I don’t need to be a Chicagoan to hate Isiah Thomas, but it helps.
Actually, as a Chicagoan I am supposed to find a soft spot for him, as he’s something of a Chicago basketball O.G. having grown up here, starring at St. Joe’s. You could argue he should be revered here far more than he is. But the reasons that he isn’t are his own fault.
And beyond all that, Thomas is a sexual harasser, an incompetent businessman who cost scores of people their jobs and sunk an entire basketball league as well as kept the Knicks spinning in the mud for close to a decade. He was utterly helpless in Toronto and Indiana, who went on to success immediately after he left and perhaps because he left. He’s pretty much a conman in that he seems to keep falling upward.
But I have to give him this after last night’s episode of The Last Dance: He’s the same penis the Celtics were to him.
When it comes to walking off the court before the clock hits 0:00, most everyone only talks about the Pistons in Game 4 of the 1991 East Conference finals against the Bulls. Hardly anyone ever mentions the Celtics doing the same in the Silverdome just three years earlier. But here it is:
(forward to about 1:51:00).
Celtics apologists will probably tell you that the Cs thought the game was over, as they wouldn’t have been able to hear the whistle for a foul on Adrian Dantley with three seconds left and people were already storming the court (and why were they fouling Dantley anyway?). But it’s a stretch to claim Bird and Ainge and the rest didn’t know what they were doing. The Celtics hated everything about the Pistons, most everyone did, and weren’t going to recognize their time was over (the Celtics wouldn’t reach a conference final for another 20 years).
So why do we only remember the Pistons?
One possible reason is obvious. Isiah was the most recognizable player on the Pistons. Bird on the Celtics. I don’t really have to tell you the difference. Bird and the Celtics were identified as sort of all that was beautiful about the game (even though he couldn’t jump over a matchbook and played defense like an unlatched gate in a tornado). The Celtics were seen as “team” — they passed, they moved, they were fundamentally perfect. The Pistons were ugly monsters who were ruining not just basketball, but society as a whole, even though they remain one of the best defensive teams of all-time (strangely, the other Pistons championship team was as well. Must be a Detroit thing. Denying people what they want fits the city as a whole I guess). Take these themes into what’s generally associated with each’s skin tone, and you get the idea.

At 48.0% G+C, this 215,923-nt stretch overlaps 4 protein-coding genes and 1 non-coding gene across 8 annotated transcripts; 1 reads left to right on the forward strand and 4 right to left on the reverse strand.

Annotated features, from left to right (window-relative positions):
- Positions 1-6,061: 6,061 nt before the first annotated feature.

Even though it was Laimbeer’s idea to walk off the court before the horn, it’s Thomas we remember seeing central on our television. He was center-shot. He was the Pistons’ leader. So whatever adjective was attached to the Pistons as a whole (and you’d find a plethora in both amount and creativity of those within these city limits) was attached to Thomas specifically.
What’s unfair in addition, perhaps, is that the walkoff has become a major tenet of how those Pistons teams are remembered, while maybe not even a footnote to the Celtics. And those Pistons teams are only slightly less successful than those Celtics were. The Pistons won two titles and went to another Finals. The Celtics won three titles while going to six finals overall. In basketball, “rings” is still very much a hammer in any argument about players and history, and Thomas is only down 3-2 to Bird. And yet how are they remembered as players? One is Larry Legend, one gets called an asshole by Michael Jordan in the most watched basketball documentary of all-time (and Thomas is an asshole, to be sure, but we’re just talking about on-court antics only here).
Perhaps it’s some of the aftermath, too. Jordan never forgot, and used it to keep Thomas off the Dream Team (allegedly) while he pal’d around with Bird in Barcelona (and Thomas most definitely deserved to be on that ’92 Olympic team). Thomas had all of his post-career fuck ups and grossness, all of which certainly dovetails with the image of him being the tool who couldn’t bring himself to act like an adult when his team got their ass kicked. Bird meanwhile had a decently successful career as coach with the Pacers (including pushing those ‘98 Bulls as hard as anyone had and then losing to the first Kobe and Shaq powerhouse) and exec.
Still, Thomas has had to answer for and carry the weight of this ever since, when there’s certainly more than enough outside of it to beat him over the head with. Bird has barely ever had to answer for the same act.
I wonder what the difference really is?